A Fall Hike to Lost Lake

On Sunday, October 10th, Reconnect Earth set out for Lost Lake on Chuckanut Mountain, our first Fall 2021 day hike for students. After meeting at the North Chuckanut Mountain Trailhead just south of Bellingham, we followed the Hemlock and North Lost Lake Trails through forests of Douglas-firs, western red cedars, big leaf maples, and other Northwest trees. Along the way we stopped frequently to identify plants, look at fall mushrooms, and admire the Chuckanut sandstone cliff formations that towered above the trail as we drew near to the lake.

On arriving at Lost Like itself, our group took some time to enjoy the sunshine by the lake’s edge as we listened to Douglas squirrels and a barred owl calling from in the trees. Before leaving, we came together for an activity that involved making a large map of the area around Bellingham with lengths of rope and sticks from the forest floor. We moved ourselves to different points on the map in response to a series of prompts, including “Go to the place where you spend most of your time,” “Go to a place that you associate with nature,” and “Go to the place your water comes from,” learning in the process about our local landscape and how we each interact with it as individuals.

Finally, it was time to begin hiking back to the trailhead–though we stopped along the way for an action opportunity, writing letters to U.S. Representative Rick Larsen about the importance of federal action on climate change. By the time we neared the trailhead, dusk was beginning to fall and we heard the sound of a great horned owl hooting as it wakened from its daytime slumber. It was a fitting reminder that we share Bellingham’s landscape with many wild creatures whose lives may touch our own.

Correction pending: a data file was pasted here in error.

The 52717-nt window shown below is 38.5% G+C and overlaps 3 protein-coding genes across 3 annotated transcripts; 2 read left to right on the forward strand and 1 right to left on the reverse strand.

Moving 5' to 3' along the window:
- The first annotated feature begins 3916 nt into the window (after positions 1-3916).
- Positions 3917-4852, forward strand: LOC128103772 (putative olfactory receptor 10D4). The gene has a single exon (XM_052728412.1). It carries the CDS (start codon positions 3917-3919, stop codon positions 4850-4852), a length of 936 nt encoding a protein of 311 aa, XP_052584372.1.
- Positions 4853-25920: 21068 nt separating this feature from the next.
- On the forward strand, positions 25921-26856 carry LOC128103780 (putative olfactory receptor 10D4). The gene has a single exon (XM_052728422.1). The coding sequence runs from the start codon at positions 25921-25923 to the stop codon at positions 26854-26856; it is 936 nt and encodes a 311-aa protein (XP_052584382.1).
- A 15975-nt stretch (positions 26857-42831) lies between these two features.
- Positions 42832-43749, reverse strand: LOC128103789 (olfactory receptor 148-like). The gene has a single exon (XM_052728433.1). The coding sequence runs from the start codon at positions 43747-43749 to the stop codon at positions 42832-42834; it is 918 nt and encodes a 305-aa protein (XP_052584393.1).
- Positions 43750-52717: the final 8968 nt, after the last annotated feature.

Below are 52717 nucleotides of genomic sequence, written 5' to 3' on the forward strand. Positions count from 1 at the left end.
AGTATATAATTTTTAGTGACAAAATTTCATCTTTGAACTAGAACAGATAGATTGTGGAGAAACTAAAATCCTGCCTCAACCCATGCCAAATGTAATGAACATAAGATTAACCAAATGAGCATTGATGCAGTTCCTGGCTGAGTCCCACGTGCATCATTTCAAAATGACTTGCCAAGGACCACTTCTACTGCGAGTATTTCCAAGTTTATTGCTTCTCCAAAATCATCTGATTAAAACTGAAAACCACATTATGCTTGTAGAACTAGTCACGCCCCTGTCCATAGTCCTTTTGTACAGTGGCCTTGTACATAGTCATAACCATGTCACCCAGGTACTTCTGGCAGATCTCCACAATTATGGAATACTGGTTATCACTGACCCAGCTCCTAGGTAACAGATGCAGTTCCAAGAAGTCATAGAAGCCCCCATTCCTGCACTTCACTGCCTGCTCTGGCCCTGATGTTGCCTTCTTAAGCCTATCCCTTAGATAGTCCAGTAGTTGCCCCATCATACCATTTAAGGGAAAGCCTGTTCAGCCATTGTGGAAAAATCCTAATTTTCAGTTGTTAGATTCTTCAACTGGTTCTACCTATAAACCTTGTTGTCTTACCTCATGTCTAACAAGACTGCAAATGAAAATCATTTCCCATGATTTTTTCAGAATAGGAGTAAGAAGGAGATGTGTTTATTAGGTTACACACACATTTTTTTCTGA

Want to join Reconnect Earth’s hike? Check out upcoming events here!

Get Outside With Reconnect Earth This Fall!

Reconnect Earth is once again leading day hikes–geared especially for college students or folks of college age–to natural areas in and around Bellingham in Fall 2021. Learn more and sign up to join a trip below!

Fall Hike to Lost Lake

Experience autumn and the changing of the seasons on a hike to Lost Lake on Chuckanut Mountain. A secluded body of water surrounded by dense forest, Lost Lake is only several miles from central Bellingham but feels like it could be in a remote wild area. After meeting at North Chuckanut Trailhead, we’ll follow the Hemlock and Lost Lake trails to the lake itself, pausing to enjoy the colorful leaves, fall mushrooms, and whatever other plants and animals we find along the way. We’ll also stop for a discussion or two about the landscape through which we’re traveling and our role as humans in the ecosystem.

When: Sunday, October 10, 11:00am – 5:00pm*

Location: Meet at the North Chuckanut Mountain Trailhead (a 10 minute drive or 15 minute bike ride from WWU).

What to bring: A full water bottle, lunch, sturdy shoes, and a rain jacket in case of wet weather.

Difficulty level: Moderately challenging (includes a long, gradual climb uphill on the hike in to the lake).

Suggested donation: $10. Register


Search for Migrating Salmon

Witness one of the most iconic wildlife spectacles in our region: the return of migrating salmon to their ancestral spawning grounds. We’ll follow Chuckanut Creek through Arroyo Park–and if we’re lucky, we’ll get to see these big, powerful fish up close. We will also take a break for a conversation about the Indigenous history of what is now Northwest Washington, and Indigenous uses of the salmon that have provided food for people since time immemorial.

When: Saturday, November 13th, 1:00pm – 4:00pm*

Location: Meet at the Arroyo Park parking area off Old Samish Road (a 10 minute drive or 15 minute bike ride from WWU).

What to bring: A full water bottle and clothing that will keep you warm and dry. Sturdy shoes recommended.

Difficulty level: Easy (slight uphills and downhills; potentially wheelchair accessible, though not ADA-approved).

Suggested donation: $10. Register


Hike Around Lake Padden